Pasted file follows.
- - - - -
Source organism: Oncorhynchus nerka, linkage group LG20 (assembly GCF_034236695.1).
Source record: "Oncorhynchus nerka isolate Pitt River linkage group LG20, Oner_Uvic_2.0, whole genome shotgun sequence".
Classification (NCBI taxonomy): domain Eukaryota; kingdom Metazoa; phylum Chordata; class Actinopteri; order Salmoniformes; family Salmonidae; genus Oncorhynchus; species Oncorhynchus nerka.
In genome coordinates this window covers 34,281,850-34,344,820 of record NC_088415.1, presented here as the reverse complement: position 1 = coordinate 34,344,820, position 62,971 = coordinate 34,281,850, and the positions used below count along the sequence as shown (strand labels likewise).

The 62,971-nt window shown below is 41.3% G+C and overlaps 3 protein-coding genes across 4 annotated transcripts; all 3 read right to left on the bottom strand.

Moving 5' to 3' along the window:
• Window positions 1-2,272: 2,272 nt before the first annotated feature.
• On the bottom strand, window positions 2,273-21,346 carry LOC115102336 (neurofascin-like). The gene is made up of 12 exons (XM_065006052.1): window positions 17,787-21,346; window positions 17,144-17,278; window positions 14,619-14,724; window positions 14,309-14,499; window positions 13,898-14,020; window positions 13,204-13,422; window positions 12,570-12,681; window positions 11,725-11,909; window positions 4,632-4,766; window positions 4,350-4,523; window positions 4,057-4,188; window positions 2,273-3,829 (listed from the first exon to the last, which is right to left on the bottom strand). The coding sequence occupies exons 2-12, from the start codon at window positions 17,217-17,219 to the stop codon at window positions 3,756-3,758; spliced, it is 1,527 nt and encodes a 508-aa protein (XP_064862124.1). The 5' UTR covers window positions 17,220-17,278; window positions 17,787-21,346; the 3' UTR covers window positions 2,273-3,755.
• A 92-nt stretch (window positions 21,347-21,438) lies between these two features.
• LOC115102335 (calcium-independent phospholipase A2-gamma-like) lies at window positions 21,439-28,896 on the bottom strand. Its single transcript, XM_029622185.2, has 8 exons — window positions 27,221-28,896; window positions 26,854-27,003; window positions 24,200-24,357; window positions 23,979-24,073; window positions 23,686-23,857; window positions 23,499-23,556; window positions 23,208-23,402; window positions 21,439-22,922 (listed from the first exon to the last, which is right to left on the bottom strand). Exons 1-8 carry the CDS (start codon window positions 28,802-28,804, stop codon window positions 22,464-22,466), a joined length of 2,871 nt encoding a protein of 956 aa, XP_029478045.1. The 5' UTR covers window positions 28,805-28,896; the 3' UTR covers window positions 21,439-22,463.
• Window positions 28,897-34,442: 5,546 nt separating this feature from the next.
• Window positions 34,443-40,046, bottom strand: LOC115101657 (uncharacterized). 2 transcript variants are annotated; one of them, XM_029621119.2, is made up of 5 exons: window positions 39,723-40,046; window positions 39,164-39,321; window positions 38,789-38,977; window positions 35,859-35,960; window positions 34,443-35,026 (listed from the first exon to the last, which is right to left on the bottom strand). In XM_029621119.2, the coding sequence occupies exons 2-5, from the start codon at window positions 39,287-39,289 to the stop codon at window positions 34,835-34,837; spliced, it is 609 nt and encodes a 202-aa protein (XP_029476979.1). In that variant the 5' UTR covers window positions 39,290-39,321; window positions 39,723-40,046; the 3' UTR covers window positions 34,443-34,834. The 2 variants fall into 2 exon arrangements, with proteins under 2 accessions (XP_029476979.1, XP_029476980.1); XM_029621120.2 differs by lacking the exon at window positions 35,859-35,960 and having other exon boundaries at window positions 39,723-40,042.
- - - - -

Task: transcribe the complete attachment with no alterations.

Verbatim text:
Source organism: Oncorhynchus nerka, linkage group LG20 (assembly GCF_034236695.1).
Source record: "Oncorhynchus nerka isolate Pitt River linkage group LG20, Oner_Uvic_2.0, whole genome shotgun sequence".
Classification (NCBI taxonomy): domain Eukaryota; kingdom Metazoa; phylum Chordata; class Actinopteri; order Salmoniformes; family Salmonidae; genus Oncorhynchus; species Oncorhynchus nerka.
In genome coordinates this window covers 34,281,850-34,344,820 of record NC_088415.1, presented here as the reverse complement: position 1 = coordinate 34,344,820, position 62,971 = coordinate 34,281,850, and the positions used below count along the sequence as shown (strand labels likewise).

The 62,971-nt window shown below is 41.3% G+C and overlaps 3 protein-coding genes across 4 annotated transcripts; all 3 read right to left on the bottom strand.

Moving 5' to 3' along the window:
• Window positions 1-2,272: 2,272 nt before the first annotated feature.
• On the bottom strand, window positions 2,273-21,346 carry LOC115102336 (neurofascin-like). The gene is made up of 12 exons (XM_065006052.1): window positions 17,787-21,346; window positions 17,144-17,278; window positions 14,619-14,724; window positions 14,309-14,499; window positions 13,898-14,020; window positions 13,204-13,422; window positions 12,570-12,681; window positions 11,725-11,909; window positions 4,632-4,766; window positions 4,350-4,523; window positions 4,057-4,188; window positions 2,273-3,829 (listed from the first exon to the last, which is right to left on the bottom strand). The coding sequence occupies exons 2-12, from the start codon at window positions 17,217-17,219 to the stop codon at window positions 3,756-3,758; spliced, it is 1,527 nt and encodes a 508-aa protein (XP_064862124.1). The 5' UTR covers window positions 17,220-17,278; window positions 17,787-21,346; the 3' UTR covers window positions 2,273-3,755.
• A 92-nt stretch (window positions 21,347-21,438) lies between these two features.
• LOC115102335 (calcium-independent phospholipase A2-gamma-like) lies at window positions 21,439-28,896 on the bottom strand. Its single transcript, XM_029622185.2, has 8 exons — window positions 27,221-28,896; window positions 26,854-27,003; window positions 24,200-24,357; window positions 23,979-24,073; window positions 23,686-23,857; window positions 23,499-23,556; window positions 23,208-23,402; window positions 21,439-22,922 (listed from the first exon to the last, which is right to left on the bottom strand). Exons 1-8 carry the CDS (start codon window positions 28,802-28,804, stop codon window positions 22,464-22,466), a joined length of 2,871 nt encoding a protein of 956 aa, XP_029478045.1. The 5' UTR covers window positions 28,805-28,896; the 3' UTR covers window positions 21,439-22,463.
• Window positions 28,897-34,442: 5,546 nt separating this feature from the next.
• Window positions 34,443-40,046, bottom strand: LOC115101657 (uncharacterized). 2 transcript variants are annotated; one of them, XM_029621119.2, is made up of 5 exons: window positions 39,723-40,046; window positions 39,164-39,321; window positions 38,789-38,977; window positions 35,859-35,960; window positions 34,443-35,026 (listed from the first exon to the last, which is right to left on the bottom strand). In XM_029621119.2, the coding sequence occupies exons 2-5, from the start codon at window positions 39,287-39,289 to the stop codon at window positions 34,835-34,837; spliced, it is 609 nt and encodes a 202-aa protein (XP_029476979.1). In that variant the 5' UTR covers window positions 39,290-39,321; window positions 39,723-40,046; the 3' UTR covers window positions 34,443-34,834. The 2 variants fall into 2 exon arrangements, with proteins under 2 accessions (XP_029476979.1, XP_029476980.1); XM_029621120.2 differs by lacking the exon at window positions 35,859-35,960 and having other exon boundaries at window positions 39,723-40,042.